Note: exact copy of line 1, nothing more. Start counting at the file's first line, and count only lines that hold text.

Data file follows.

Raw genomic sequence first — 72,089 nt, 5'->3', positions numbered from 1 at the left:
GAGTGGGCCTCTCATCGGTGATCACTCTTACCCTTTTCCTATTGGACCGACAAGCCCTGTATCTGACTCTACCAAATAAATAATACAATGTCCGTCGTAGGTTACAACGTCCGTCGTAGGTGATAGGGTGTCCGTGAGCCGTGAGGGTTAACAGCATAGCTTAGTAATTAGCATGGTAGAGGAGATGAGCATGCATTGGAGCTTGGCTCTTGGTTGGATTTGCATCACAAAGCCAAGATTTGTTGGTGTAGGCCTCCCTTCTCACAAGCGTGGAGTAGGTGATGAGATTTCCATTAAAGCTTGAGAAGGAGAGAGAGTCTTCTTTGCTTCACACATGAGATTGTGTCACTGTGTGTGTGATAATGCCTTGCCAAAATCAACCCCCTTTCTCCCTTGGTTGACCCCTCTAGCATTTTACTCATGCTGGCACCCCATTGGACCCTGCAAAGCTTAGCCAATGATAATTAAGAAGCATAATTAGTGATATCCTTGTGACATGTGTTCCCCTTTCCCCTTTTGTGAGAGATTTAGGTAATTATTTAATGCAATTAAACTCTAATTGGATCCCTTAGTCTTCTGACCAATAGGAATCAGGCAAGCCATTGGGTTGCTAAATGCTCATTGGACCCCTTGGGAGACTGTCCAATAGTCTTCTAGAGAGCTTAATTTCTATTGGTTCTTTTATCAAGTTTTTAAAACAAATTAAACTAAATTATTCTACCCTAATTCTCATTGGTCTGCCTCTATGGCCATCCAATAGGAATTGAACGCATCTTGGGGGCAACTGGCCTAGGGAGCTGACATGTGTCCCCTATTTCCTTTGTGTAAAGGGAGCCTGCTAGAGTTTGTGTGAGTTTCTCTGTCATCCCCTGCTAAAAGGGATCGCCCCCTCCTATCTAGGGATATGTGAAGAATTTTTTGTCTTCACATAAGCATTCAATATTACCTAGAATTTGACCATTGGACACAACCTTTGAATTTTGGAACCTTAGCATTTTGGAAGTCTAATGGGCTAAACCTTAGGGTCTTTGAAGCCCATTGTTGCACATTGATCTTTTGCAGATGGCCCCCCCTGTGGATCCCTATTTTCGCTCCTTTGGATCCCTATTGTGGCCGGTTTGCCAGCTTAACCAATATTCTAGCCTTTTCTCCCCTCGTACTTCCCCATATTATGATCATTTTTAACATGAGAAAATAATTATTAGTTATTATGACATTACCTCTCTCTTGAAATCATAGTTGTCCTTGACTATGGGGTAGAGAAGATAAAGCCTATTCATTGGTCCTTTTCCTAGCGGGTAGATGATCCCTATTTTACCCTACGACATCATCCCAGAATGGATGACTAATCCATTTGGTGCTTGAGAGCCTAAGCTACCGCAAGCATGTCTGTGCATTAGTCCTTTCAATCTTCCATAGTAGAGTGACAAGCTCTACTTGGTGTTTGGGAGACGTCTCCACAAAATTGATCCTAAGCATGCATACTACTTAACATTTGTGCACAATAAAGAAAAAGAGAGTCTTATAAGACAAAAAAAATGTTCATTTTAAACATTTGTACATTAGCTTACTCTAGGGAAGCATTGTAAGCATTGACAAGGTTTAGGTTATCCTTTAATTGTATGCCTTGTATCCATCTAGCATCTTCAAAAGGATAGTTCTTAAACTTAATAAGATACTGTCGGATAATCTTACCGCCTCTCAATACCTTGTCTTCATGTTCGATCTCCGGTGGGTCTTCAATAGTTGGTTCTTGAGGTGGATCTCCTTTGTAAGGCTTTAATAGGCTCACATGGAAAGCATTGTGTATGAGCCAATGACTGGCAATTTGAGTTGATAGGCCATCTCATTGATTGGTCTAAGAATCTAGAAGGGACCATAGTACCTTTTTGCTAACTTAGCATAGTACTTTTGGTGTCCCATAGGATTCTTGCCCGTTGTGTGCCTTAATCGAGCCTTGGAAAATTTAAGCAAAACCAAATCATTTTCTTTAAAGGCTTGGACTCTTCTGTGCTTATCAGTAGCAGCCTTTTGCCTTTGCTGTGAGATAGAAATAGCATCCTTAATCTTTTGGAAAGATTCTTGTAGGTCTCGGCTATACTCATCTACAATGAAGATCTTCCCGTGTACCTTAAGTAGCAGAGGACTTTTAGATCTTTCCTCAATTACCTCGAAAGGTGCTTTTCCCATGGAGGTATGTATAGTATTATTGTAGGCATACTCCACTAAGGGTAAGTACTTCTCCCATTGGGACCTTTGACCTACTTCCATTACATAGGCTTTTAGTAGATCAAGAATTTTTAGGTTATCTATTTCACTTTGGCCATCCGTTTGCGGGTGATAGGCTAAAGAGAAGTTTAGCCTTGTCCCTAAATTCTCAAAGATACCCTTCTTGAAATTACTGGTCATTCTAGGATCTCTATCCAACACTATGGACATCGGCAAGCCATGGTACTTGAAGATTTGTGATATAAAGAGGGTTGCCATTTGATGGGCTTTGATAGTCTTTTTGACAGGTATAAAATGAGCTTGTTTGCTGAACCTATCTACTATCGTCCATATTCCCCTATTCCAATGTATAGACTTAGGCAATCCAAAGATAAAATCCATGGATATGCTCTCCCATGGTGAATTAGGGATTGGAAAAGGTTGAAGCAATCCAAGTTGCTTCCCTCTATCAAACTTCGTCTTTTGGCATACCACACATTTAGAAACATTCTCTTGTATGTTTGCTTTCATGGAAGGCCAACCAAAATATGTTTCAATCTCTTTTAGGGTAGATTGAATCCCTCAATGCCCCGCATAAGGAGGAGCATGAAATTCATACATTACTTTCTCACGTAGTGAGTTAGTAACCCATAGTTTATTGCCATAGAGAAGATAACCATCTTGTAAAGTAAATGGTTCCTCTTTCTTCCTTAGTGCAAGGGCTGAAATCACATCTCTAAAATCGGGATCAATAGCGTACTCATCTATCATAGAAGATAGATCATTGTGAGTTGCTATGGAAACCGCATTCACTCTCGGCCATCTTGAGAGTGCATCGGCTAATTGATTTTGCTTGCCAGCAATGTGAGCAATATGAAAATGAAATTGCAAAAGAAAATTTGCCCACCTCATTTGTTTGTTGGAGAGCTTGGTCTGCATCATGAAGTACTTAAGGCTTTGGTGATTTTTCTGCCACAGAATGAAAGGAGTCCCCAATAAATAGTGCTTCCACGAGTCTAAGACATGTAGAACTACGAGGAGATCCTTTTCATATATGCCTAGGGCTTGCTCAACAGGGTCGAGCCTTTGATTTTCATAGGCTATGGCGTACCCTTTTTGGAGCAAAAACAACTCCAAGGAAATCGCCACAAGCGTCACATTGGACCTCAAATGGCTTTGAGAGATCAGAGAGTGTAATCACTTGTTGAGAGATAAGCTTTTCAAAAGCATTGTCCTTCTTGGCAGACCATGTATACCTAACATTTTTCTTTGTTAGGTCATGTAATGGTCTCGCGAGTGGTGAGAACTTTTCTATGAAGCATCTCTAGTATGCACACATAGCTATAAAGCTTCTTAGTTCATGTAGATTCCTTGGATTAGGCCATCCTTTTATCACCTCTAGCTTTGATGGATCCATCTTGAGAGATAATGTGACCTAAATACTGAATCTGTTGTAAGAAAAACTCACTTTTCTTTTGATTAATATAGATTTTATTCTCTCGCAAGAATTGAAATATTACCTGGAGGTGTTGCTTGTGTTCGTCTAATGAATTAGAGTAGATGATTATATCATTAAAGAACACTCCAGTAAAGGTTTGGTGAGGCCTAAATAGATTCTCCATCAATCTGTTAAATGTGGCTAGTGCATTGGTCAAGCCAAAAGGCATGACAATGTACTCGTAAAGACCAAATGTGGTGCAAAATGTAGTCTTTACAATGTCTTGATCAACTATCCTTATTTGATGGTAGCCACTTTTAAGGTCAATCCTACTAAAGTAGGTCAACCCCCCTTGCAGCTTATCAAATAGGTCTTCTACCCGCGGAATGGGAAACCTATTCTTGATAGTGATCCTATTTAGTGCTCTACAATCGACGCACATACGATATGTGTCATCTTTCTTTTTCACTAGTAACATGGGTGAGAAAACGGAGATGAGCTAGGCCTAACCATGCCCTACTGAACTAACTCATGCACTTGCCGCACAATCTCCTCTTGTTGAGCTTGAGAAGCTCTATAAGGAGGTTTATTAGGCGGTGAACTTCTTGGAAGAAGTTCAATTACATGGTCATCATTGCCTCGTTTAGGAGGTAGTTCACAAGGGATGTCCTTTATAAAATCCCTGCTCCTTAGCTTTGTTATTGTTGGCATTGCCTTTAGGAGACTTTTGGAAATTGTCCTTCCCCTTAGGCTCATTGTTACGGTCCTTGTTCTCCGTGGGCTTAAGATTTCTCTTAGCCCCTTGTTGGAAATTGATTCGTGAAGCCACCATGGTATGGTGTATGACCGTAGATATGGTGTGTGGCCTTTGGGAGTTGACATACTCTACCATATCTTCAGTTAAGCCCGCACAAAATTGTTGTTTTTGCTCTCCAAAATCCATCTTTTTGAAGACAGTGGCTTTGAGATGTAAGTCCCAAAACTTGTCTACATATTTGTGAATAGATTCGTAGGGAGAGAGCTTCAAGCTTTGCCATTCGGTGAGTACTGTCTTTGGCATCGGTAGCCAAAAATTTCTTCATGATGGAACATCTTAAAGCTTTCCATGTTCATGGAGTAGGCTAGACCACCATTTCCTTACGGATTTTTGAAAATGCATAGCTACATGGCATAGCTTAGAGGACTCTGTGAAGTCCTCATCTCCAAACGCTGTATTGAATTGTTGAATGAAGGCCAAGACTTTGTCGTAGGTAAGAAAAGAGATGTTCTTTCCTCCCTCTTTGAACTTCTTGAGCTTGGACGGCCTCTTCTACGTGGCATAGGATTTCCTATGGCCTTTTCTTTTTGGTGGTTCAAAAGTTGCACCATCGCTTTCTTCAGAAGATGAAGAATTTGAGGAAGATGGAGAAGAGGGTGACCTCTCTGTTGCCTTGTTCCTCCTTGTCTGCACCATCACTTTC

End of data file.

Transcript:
Raw genomic sequence first — 72,089 nt, 5'->3', positions numbered from 1 at the left: